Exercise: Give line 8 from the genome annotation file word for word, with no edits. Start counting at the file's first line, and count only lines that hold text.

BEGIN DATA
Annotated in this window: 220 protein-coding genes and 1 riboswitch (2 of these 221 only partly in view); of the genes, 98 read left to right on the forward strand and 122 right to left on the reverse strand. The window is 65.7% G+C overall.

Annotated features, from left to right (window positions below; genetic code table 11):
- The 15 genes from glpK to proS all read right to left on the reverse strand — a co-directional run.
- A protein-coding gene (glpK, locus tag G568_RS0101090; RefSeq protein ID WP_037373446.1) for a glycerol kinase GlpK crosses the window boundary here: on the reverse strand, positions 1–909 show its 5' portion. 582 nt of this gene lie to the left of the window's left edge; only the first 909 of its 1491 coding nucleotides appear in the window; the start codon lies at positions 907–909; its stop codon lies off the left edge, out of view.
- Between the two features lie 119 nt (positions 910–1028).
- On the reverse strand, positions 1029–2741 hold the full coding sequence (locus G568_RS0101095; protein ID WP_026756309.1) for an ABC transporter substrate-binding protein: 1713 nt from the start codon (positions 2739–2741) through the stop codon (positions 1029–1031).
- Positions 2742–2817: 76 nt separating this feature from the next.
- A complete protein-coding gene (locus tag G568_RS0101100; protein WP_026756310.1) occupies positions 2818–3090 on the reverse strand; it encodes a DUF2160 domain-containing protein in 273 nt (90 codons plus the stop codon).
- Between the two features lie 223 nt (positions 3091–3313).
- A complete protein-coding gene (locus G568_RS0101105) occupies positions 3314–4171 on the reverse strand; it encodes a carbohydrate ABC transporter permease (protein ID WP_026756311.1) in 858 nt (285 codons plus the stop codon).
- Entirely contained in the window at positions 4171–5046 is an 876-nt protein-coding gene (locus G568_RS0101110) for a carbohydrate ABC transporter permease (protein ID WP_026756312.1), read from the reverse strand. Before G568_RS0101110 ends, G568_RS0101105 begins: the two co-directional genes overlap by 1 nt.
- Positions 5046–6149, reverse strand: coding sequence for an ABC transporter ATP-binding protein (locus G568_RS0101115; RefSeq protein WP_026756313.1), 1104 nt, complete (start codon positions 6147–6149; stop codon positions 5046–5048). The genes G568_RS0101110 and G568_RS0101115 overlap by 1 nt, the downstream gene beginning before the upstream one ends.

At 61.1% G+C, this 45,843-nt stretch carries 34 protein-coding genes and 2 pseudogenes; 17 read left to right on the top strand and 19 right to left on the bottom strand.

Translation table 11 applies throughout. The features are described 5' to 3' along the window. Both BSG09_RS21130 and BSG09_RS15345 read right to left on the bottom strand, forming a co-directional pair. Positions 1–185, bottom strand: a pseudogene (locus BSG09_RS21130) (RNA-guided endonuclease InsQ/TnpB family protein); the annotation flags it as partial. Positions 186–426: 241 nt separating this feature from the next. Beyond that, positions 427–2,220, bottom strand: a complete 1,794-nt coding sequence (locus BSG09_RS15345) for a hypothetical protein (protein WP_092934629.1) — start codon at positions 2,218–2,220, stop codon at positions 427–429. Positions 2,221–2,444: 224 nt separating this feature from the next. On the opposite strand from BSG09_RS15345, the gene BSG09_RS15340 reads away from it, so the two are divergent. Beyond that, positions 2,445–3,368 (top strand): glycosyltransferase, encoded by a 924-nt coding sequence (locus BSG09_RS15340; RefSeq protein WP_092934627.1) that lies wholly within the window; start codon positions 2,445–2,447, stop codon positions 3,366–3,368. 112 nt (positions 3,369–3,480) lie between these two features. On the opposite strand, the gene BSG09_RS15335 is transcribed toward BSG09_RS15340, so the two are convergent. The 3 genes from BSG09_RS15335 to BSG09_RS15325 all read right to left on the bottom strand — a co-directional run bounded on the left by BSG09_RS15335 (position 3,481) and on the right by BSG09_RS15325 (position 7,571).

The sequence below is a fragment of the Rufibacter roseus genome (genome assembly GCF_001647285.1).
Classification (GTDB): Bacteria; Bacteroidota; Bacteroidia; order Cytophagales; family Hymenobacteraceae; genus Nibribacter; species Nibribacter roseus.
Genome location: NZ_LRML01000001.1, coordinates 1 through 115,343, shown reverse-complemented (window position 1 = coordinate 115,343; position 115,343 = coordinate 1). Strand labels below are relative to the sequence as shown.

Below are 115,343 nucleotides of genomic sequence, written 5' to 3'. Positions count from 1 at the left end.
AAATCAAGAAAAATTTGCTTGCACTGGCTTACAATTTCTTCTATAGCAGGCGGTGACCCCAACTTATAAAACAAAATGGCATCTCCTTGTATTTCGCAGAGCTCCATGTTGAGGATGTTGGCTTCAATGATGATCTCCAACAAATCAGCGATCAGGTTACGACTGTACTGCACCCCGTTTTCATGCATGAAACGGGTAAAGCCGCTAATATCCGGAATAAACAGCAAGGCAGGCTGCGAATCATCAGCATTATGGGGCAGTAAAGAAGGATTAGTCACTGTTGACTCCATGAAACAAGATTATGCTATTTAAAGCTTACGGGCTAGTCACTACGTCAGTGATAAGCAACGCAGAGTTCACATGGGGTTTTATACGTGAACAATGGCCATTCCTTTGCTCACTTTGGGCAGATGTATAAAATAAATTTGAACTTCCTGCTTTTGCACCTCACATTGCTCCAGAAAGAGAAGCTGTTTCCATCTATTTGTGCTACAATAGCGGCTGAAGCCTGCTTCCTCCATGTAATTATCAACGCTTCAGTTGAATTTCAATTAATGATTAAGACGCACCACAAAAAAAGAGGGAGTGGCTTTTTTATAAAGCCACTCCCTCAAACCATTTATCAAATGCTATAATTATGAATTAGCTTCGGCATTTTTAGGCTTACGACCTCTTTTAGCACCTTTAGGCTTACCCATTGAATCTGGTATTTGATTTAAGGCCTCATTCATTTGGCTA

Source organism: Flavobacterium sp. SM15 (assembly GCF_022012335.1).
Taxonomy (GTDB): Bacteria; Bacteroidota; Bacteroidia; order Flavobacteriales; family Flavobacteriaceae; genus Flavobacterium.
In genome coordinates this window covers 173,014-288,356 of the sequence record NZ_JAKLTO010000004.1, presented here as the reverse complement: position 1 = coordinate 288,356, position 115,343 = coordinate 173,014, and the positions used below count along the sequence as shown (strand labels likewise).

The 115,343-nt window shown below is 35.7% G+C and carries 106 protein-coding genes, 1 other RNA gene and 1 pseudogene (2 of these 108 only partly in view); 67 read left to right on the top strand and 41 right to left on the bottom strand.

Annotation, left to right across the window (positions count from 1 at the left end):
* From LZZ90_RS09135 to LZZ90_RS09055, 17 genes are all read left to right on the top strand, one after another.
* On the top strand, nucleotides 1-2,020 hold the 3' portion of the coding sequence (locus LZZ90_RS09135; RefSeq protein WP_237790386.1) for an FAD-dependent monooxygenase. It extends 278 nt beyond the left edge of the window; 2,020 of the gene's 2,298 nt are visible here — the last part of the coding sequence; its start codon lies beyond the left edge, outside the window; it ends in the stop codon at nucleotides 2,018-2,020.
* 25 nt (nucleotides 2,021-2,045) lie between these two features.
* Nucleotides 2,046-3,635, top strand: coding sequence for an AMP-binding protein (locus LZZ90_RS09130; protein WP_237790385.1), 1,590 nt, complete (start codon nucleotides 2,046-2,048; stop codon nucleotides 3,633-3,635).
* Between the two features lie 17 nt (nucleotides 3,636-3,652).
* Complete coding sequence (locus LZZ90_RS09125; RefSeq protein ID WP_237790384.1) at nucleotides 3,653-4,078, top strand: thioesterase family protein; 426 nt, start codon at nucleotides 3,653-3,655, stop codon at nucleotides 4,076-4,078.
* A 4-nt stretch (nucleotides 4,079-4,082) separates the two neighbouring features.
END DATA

- A complete protein-coding gene (locus tag G568_RS0101100; protein WP_026756310.1) occupies positions 2818–3090 on the reverse strand; it encodes a DUF2160 domain-containing protein in 273 nt (90 codons plus the stop codon).